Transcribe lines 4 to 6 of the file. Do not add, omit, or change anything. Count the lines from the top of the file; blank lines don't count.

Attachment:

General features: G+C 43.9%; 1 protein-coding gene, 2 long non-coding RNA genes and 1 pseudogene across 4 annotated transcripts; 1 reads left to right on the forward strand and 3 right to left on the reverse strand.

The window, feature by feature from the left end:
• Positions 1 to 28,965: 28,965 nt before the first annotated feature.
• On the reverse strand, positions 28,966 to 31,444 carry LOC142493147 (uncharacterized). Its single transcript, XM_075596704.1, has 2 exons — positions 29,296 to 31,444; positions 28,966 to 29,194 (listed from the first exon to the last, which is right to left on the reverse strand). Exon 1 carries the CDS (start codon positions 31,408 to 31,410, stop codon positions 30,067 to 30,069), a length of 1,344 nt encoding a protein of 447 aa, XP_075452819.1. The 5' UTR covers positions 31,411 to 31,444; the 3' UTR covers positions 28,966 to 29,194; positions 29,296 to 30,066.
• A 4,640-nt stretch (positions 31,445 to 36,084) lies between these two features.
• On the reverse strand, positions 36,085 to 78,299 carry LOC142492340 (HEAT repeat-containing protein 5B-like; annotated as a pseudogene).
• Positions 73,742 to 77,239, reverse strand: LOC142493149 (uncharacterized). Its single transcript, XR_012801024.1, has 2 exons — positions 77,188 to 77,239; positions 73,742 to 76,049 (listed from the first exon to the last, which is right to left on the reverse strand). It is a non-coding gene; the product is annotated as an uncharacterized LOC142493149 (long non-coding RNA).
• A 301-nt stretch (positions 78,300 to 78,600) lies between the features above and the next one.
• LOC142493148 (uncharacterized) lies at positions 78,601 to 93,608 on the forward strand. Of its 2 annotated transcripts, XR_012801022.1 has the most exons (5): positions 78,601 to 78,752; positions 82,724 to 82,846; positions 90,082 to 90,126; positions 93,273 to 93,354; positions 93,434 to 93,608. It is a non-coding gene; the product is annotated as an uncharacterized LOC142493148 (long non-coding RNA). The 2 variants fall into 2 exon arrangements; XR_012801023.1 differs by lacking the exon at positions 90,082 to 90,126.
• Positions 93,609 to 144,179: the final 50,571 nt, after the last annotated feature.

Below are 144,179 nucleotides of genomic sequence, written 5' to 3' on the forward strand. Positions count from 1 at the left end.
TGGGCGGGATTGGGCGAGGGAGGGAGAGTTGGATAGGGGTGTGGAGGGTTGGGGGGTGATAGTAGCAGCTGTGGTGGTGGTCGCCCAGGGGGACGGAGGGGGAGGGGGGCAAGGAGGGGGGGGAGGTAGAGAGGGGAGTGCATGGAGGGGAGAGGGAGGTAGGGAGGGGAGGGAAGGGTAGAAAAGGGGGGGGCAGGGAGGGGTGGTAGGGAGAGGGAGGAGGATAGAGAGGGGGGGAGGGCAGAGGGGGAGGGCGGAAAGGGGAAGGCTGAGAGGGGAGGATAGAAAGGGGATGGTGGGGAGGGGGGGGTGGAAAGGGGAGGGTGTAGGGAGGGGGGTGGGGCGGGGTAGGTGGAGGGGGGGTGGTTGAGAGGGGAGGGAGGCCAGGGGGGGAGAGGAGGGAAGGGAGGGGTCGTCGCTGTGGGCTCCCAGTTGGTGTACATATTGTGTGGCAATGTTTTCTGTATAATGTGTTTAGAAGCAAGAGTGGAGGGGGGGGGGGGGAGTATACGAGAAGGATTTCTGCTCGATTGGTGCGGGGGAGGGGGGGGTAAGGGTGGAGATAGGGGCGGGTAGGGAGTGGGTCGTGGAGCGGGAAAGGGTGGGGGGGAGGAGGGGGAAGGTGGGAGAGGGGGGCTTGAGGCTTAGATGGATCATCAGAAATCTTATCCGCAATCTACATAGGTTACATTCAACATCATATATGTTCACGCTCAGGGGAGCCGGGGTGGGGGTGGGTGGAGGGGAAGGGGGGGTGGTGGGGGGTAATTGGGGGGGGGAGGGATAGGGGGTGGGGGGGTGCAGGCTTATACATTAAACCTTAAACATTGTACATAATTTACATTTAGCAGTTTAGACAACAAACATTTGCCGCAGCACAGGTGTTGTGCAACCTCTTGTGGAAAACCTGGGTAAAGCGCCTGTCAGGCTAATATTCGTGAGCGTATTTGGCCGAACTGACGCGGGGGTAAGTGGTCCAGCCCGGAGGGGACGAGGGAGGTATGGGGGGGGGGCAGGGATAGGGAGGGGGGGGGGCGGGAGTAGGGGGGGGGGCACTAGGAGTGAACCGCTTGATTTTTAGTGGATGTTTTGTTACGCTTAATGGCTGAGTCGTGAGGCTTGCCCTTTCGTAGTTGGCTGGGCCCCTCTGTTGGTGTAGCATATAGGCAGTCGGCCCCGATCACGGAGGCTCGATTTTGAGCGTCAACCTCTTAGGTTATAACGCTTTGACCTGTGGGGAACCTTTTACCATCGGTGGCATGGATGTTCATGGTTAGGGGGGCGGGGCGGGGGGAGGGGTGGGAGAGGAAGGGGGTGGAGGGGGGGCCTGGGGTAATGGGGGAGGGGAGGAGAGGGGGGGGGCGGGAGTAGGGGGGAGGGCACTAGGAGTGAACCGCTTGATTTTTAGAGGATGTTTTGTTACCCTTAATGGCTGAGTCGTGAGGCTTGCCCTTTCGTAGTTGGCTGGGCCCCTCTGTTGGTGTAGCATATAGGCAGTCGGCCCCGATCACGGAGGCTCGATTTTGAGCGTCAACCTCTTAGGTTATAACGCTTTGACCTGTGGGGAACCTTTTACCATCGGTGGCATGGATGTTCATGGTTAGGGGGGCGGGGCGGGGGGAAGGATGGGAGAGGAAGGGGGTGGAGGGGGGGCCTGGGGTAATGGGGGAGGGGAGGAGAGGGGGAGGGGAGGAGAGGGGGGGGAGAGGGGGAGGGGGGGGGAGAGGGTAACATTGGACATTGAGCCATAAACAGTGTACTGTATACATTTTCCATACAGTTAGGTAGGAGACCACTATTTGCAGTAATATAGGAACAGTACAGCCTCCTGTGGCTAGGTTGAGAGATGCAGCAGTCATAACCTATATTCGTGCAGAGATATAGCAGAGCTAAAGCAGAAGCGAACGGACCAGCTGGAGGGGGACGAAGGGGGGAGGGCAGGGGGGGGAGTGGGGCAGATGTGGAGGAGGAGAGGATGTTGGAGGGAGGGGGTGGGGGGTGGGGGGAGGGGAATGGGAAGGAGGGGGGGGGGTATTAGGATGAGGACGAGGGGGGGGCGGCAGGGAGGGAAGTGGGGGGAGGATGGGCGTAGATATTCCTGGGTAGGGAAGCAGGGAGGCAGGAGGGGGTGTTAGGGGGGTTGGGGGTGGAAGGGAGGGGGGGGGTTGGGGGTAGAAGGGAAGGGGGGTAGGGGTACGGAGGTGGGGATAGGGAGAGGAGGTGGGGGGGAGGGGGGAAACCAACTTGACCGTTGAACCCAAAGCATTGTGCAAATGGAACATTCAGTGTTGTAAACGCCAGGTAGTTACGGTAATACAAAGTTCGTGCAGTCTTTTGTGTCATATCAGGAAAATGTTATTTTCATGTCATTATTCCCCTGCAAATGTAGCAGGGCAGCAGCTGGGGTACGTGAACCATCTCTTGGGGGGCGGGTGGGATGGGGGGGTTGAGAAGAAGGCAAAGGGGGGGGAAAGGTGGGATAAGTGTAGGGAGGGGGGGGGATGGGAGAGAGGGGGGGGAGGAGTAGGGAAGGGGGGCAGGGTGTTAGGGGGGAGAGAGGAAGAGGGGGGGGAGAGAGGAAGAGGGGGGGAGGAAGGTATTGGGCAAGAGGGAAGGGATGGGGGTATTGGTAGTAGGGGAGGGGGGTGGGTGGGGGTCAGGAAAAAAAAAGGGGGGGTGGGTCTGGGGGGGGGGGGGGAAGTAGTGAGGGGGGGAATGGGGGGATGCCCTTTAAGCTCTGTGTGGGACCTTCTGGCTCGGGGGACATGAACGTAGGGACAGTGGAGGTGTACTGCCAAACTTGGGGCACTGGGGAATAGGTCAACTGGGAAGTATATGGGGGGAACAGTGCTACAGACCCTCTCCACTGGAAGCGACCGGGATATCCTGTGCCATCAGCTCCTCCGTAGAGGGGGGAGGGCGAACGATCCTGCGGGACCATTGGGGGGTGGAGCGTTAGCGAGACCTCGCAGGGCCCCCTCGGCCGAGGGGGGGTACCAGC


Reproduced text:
• On the reverse strand, positions 28,966 to 31,444 carry LOC142493147 (uncharacterized). Its single transcript, XM_075596704.1, has 2 exons — positions 29,296 to 31,444; positions 28,966 to 29,194 (listed from the first exon to the last, which is right to left on the reverse strand). Exon 1 carries the CDS (start codon positions 31,408 to 31,410, stop codon positions 30,067 to 30,069), a length of 1,344 nt encoding a protein of 447 aa, XP_075452819.1. The 5' UTR covers positions 31,411 to 31,444; the 3' UTR covers positions 28,966 to 29,194; positions 29,296 to 30,066.
• A 4,640-nt stretch (positions 31,445 to 36,084) lies between these two features.
• On the reverse strand, positions 36,085 to 78,299 carry LOC142492340 (HEAT repeat-containing protein 5B-like; annotated as a pseudogene).